• Lake sediment evidence for long-range air pollution on the Tibetan Plateau. 2006 – 2009. Funding by The Leverhulme Trust. Project to assess the historical records of atmospherically deposited pollutants using the sediments of lakes taken along a transect across the Tibetan Plateau. The project collaborates closely with the Institute of Tibetan Plateau Research (ITP) and additionally provides background data for ITP monitoring activities and a base-line for monitoring the role of future impacts.
  • Western Airborne Contaminants Assessment Project (WACAP). 2003 - 2006. Project designed and implemented by the United States National Park Service (Air Resource Division) in cooperation with US Geological Survey and USDA Forest Service. Project involves sampling (lake sediments; vegetation; snow; fish; water) along latitudinal and coastal/interior gradients in seven National Parks for the impacts of atmospherically deposited pollutants.
  • Lake sediment toxicity in the UK: The role of trace metals and persistent organic pollutants. 2002 - 2003. Funded by the Department for Environment, Food and Rural Affairs. Investigation into the role of pollutants in the toxicity of sediments to two freshwater invertebrates Chironomus riparius and Daphnia magna across a pollutant gradient at lake sites across the UK.
  • Using spheroidal carbonaceous particles (SCPs) to establish a reliable recent lake sediment chronology for the future. 2000 - 2002. Funded by the Natural Environment Research Council (NERC).
  • Fly-ash particles and heavy metals in lake sediments in Europe: Implications for human and environmental health. (FLAME). 1994 - 1996. Funded under the EU COPERNICUS programme for Cooperation in Science and Technology with Central and Eastern European countries. FLAME developed a characterisation for the particulate emissions from the major fossil-fuels used industrially throughout Europe and applied this to particulates extracted from 200 contemporary lake sediments across the four countries to determine the distribution and sources of these and associated pollutants. The project also determined heavy metal concentrations in the lakes and their catchment mosses.

opal event

Open Air Laboratories (OPAL)
OPAL is a consortium of projects funded by the Big Lottery Fund and aims to bring scientists and the public closer together in a community-led study of local environments by organising activities which anyone of any age, background or ability can get involved with. As PI of the OPAL Water Centre, Neil led the development and management of an innovative educational national water survey programme accessible to people of all ages and abilities, promoted especially within disadvantaged communities. The Survey encouraged greater understanding of the aquatic environment through public participation in water quality and aquatic biodiversity assessment and used high quality research to link the community, voluntary and statutory sectors. Find out more about the OPAL Water Survey here and the research of the OPAL Water Centre here. OPAL is now part of the British Ecological Society.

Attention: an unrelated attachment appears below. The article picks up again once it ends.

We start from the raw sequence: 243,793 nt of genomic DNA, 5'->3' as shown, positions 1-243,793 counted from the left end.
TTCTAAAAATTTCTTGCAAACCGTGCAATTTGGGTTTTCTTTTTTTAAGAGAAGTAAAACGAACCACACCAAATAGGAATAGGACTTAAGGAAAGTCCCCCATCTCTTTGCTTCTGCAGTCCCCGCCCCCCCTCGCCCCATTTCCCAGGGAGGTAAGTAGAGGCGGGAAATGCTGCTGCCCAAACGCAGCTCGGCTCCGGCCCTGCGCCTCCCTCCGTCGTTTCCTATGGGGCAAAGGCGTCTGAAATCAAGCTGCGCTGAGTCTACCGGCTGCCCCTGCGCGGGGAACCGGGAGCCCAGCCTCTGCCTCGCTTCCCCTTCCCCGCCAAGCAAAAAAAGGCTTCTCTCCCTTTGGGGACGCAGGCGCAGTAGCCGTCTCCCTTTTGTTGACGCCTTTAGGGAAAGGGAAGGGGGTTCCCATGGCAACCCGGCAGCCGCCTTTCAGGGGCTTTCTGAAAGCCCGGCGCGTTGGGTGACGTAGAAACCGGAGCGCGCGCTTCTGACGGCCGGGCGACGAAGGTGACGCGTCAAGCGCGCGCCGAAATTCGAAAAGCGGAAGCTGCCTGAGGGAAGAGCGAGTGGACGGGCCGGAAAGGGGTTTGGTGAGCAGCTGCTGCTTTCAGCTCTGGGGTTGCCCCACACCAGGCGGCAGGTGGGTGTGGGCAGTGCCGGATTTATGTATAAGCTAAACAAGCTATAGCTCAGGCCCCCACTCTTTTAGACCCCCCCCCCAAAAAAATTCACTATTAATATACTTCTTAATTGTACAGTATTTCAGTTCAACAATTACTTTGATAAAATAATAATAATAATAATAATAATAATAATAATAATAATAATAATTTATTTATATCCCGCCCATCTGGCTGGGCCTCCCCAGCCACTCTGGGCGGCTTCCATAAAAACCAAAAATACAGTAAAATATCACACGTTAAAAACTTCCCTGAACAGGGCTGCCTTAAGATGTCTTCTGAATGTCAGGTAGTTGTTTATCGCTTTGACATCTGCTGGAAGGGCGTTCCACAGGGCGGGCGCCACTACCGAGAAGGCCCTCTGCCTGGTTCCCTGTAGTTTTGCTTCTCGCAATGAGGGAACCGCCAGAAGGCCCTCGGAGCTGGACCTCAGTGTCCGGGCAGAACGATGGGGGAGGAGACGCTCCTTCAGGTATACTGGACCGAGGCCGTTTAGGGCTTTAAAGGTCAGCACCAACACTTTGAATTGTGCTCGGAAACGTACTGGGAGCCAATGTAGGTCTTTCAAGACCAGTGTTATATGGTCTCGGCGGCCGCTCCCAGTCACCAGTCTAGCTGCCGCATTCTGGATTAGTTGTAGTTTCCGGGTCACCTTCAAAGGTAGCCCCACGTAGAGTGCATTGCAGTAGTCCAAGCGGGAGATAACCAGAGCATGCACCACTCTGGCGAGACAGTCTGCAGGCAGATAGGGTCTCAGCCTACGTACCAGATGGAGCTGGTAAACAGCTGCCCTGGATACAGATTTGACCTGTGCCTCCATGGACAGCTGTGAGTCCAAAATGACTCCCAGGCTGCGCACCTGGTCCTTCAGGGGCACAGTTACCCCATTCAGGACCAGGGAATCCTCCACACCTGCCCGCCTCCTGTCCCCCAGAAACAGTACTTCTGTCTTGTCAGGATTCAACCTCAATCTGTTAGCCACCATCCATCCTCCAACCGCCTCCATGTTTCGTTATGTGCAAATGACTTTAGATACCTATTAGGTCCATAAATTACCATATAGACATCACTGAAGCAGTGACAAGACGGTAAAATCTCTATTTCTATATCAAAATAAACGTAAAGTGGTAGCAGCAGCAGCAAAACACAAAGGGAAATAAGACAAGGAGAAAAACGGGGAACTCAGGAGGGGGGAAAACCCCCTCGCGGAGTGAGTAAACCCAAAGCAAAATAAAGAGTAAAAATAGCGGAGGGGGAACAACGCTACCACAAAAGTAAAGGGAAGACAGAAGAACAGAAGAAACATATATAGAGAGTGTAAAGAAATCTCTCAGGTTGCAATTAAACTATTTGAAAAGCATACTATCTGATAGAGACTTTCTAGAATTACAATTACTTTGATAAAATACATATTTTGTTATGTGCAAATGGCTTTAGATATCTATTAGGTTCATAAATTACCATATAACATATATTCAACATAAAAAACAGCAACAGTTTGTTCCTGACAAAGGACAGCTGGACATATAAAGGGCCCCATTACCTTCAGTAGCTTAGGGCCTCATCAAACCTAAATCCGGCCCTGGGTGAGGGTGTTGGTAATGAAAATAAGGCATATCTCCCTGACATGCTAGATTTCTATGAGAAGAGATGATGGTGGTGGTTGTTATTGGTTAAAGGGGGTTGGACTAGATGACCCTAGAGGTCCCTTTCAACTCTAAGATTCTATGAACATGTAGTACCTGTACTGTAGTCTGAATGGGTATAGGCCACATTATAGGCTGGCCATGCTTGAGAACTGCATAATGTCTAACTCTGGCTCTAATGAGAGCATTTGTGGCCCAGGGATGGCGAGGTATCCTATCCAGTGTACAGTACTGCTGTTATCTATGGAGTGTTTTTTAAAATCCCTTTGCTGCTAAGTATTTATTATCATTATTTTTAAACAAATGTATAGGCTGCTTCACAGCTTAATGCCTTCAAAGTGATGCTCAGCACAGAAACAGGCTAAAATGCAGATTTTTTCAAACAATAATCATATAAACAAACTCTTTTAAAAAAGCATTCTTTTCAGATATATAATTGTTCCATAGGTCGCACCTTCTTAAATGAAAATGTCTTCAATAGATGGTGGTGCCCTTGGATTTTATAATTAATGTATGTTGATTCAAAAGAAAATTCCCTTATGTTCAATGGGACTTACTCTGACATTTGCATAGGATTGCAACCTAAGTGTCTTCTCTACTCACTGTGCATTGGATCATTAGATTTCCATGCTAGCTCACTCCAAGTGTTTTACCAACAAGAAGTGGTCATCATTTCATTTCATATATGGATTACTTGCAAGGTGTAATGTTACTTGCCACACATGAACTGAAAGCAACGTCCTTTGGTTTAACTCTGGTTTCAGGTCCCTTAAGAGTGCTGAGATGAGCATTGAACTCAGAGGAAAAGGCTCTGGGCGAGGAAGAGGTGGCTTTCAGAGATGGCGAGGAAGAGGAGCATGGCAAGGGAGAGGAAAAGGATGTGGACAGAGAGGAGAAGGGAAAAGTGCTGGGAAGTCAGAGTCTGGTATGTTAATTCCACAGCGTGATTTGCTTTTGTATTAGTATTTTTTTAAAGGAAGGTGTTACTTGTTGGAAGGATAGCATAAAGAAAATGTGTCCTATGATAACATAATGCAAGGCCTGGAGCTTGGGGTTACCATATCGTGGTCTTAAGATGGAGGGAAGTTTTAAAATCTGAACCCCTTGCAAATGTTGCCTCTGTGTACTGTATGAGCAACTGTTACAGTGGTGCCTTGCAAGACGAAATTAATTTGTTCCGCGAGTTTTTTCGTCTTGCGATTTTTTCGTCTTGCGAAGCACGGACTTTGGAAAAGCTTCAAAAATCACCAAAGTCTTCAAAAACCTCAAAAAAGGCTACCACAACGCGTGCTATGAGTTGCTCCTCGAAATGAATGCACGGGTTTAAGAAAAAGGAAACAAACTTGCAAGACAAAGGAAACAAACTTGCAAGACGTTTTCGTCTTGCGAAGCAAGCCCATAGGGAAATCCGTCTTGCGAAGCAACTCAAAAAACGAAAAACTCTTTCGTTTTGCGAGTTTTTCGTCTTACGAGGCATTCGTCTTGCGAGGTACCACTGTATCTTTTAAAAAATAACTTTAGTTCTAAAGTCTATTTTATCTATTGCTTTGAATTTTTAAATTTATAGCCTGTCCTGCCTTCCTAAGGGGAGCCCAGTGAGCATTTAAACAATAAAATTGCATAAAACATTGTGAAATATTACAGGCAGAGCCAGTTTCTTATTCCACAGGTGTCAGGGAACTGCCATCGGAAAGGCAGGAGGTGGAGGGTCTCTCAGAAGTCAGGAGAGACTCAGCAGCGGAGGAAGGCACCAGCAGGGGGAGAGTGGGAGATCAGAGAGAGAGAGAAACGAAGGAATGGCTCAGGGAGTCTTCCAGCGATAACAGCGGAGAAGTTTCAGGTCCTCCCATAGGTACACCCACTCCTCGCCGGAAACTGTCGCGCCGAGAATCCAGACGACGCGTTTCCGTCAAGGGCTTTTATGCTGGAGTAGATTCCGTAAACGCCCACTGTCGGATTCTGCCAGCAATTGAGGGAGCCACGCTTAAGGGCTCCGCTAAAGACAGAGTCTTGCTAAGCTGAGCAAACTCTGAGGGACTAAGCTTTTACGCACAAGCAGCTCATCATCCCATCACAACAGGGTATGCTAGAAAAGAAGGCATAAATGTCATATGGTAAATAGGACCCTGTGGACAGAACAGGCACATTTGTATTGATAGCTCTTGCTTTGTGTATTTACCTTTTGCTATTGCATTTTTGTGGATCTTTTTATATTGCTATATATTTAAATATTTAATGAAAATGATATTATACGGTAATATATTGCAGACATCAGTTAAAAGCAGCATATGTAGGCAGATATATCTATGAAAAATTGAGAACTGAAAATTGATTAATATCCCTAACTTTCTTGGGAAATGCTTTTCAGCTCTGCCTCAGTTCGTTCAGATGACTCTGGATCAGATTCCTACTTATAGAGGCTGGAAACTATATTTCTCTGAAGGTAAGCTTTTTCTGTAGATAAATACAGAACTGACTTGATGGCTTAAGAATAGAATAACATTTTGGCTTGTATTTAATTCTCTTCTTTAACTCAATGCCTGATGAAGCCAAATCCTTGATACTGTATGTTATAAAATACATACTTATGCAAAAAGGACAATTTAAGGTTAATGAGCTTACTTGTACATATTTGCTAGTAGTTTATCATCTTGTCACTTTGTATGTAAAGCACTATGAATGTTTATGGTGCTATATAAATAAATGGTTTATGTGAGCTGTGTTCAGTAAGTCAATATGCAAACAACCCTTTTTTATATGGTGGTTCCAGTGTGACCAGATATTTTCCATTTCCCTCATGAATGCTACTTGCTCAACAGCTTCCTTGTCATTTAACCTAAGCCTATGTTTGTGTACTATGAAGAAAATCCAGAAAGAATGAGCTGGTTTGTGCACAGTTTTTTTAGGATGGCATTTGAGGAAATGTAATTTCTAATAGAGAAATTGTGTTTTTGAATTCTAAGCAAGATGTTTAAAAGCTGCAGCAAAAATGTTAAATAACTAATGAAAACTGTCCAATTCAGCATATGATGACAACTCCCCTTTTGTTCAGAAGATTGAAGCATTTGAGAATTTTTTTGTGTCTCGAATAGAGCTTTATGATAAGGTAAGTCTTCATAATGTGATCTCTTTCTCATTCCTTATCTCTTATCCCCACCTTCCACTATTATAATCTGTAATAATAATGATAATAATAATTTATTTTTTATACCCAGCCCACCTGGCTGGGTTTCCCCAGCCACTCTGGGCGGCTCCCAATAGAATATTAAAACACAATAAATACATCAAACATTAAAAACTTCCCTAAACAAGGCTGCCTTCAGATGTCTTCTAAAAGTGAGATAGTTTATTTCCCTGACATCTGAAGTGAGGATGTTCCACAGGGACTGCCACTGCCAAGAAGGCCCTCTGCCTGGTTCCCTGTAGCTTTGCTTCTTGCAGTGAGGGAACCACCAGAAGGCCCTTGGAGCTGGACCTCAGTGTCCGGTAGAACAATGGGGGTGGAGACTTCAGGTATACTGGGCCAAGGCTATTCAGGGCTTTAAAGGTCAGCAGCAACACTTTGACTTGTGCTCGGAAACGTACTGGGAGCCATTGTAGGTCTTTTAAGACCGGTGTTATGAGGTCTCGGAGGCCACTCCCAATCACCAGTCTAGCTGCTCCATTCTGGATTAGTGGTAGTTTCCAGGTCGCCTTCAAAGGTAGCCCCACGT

The OPAL Water Centre particularly encouraged young people to participate in water science and develop an interest in the natural world via school visits, demonstrations and events. These activities have led, in some cases, to the development of sustainable long-term initiatives supporting children’s ongoing engagement with freshwater monitoring and conservation. Furthermore, the Cub Scouts adopted a version of the OPAL Water Survey as part of their newly revised ‘Naturalist’ badge in May 2012.

Download the OPAL Community Environment Report
Download the OPAL Water Monitoring Report 2008 - 2012
OPAL: Public engagement in Research website


Upland Waters Monitoring Network (UWMN) (1988 - present)
Neil has been part of the UWMN (formerly the Acid Waters Monitoring Network - AWMN) since 1988. The Network was established to monitor the chemical and biological recovery of sensitive lakes and streams following reductions in sulphur dioxide emissions beginning in the mid-1980s. Despite funding challenges the UWMN persists and over 30 years later is one of the world's premier aquatic monitoring programmes. It continues to provide evidence to policy makers on the rate of recovery as well as the impact of confounding factors such as climate change.


Member of the Anthropocene Working Group (2018 - present)
The 'Anthropocene' is not yet a formally defined geological unit within the Geological Time Scale. Evidence regarding whether it should be formally included, as well as a consideration of potential stratigraphic markers is being gathered by the Anthropocene Working Group (AWG), a working group within the Subcommission on Quaternary Stratigraphy (SQS).  The AWG aims to make a recommendation on the Anthropocene for consideration by the SQS and then the International Commission on Stratigraphy in the next year or so. Neil's involvement within the AWG revolves around the stratigraphy of fly-ash particles and other pollutants within natural archives.



Beth Wilks
Beth is applying micro-geoforensic techniques to identify geographical locations of internationally operating illegal supply chains.

Damian Oyarzun Valenzuela
Damian is analysing the relationship between climate and air quality in the Atacama Desert, Chile

Chiara Bancone
Chiara is looking at the spatial and temporal distributions of microplastics using lake sediments in the UK

Past students:
Jennifer Adams
The impacts of contamination in the Selenga River delta in Lake Baikal, Siberia

Charlotte Hall
Trace metal contamination of lakes and ponds in London.

Alison Berry.
Spatial and temporal trends of power station derived pollutants in London.

Handong Yang.
Trace metal storage in lake systems and its relationship with atmospheric deposition with particular reference to Lochnagar, Scotland.

Xuezhu Long.
Particulate air pollution in central London: characterisation, temporal patterns and source apportionment.